• Richard Bistrong

Can you teach anti-corruption?

Updated: Sep 11, 2020

The following interview is with Elena Helmer, Director, Master in Anti-Corruption Studies (MACS) Programme, International Anti-Corruption Academy (IACA).

Q: Elena, you are director of IACA’s Master in Anti-Corruption Studies (MACS) program. For those who might not be familiar with IACA, can you tell us more about it? Why and when did it start, and what is the purpose of the Academy?

EH: The International Anti-Corruption Academy, or IACA, became an international organization in 2011. It was set up to help overcome existing shortcomings in knowledge and practice in the field of anti-corruption and compliance, and to empower professionals. IACA has a unique dual purpose: it is an international organization with a constituency that brings together more than 5 billion people worldwide, and it is also an educational institution for experienced anti-corruption and compliance professionals.

Q: How has it evolved over the years?

EH: Quite rapidly. IACA is just five years old but we already have 67 Parties as well as more than 800 alumni in 140 countries. In addition to the MACS program which started in 2012, we offer numerous open-enrollment programs  and tailor-made training. We plan to launch a second master’s in 2017 on collective action, compliance, and (private sector) anti-corruption, and we’re also working on developing a Ph.D. program. There is a great demand for anti-corruption and compliance education, and IACA has a well-established brand in this rapidly developing field.

Q: Now tell us about the Master in Anti-Corruption Studies program. Elena, I really enjoyed presenting to the last class on Business and Corruption, and look forward to joining you again, so if you don’t mind sharing some more about it for today’s readers, I am sure they would like to hear more about the program.

EH: The MACS is a unique two-year M.A. program for working professionals. With a mix of classroom and distance learning, the seven MACS modules look at corruption from just about every possible angle: political science, sociology, economics, law, business, and others. We have students from all over the world, literally, from Afghanistan to Zimbabwe. The average age is 38, and most of them are mid-career professionals from all walks of life: government, law enforcement, business, international organizations, NGOs, journalism…. This diversity produces fascinating exchanges in and outside the classroom.

Q: So, from your perspective Elena, can you really teach anti-corruption? What gives you the greatest hope for success, how do you measure success, and where do you see the greatest challenges ahead?

EH: It is a loaded question, Richard! Of course, you can teach anti-corruption, and we bring in the best of the best – Michael Johnston, Johann Graf Lambsdorff, Mushtaq Khan, Tina Soreide, Drago Kos are just a few of our regular lecturers. Learning from experts who have successfully accomplished major changes and can communicate the why, what, and how of effective anti-corruption action is incredibly enriching. I have seen many IACA students go back to their countries and organizations and achieve great steps forward for their people in the fight against corruption.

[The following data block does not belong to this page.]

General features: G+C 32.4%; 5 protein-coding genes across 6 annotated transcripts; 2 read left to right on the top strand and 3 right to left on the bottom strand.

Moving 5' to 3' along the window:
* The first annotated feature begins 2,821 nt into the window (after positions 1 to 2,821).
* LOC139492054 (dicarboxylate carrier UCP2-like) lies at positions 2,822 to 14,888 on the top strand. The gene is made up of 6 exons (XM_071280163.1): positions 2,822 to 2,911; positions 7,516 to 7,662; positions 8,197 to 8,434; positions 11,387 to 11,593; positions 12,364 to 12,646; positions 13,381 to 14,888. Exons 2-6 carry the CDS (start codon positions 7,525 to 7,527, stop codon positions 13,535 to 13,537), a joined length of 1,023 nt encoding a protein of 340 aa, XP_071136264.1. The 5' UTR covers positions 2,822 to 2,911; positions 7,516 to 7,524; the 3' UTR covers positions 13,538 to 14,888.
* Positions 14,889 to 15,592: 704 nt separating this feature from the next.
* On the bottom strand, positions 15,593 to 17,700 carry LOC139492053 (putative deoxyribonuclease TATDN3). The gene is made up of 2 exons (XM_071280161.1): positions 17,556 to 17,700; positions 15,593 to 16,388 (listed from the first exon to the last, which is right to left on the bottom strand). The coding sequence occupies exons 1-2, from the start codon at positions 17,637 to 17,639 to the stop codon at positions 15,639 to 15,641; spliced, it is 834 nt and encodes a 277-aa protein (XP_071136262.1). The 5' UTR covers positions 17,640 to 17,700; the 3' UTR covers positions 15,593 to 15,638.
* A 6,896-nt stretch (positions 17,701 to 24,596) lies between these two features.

But knowledge and practical experience is not the end in itself. Our goal is to create a community of anti-corruption practitioners, to have an environment in which you can pick up the phone, call a classmate or a lecturer on the other side of the world, and get help. And support, of course, because anti-corruption work is often dangerous and frustrating.

For me personally, the greatest measure of success is the success of our students and the program itself. A current MACS student, who graduated from one of the best universities in the world, told me last month that “IACA’s education is by far the best I have ever had.” Another said that he wished he had enrolled in the MACS ten years ago, “to avoid learning by trial and error.” This is success.

As to challenges…. The greatest challenge for MACS students and graduates lies in  implementing what they learn during the program in their own environments, which are often very tough.



Yes, you can teach #anticorruption, but the challenge is implementing it in-country

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Q: Well, thank you, Elena. I know that there is a June 30, 2016, application deadline for the upcoming program, so for those who are interested, where is the best place for them to review the literature and to make contact?

EH: The MACS website, of course: macs.iaca.int. And we are always happy to answer any questions, so macs2016@iaca.int is a good way to go!

Q: Thank you again, and as an aside, I am really looking forward to meeting Martin Kreutner, IACA’s Dean, at the upcoming NYC FCPA Blog event in October!

EH: Thank you, Richard.


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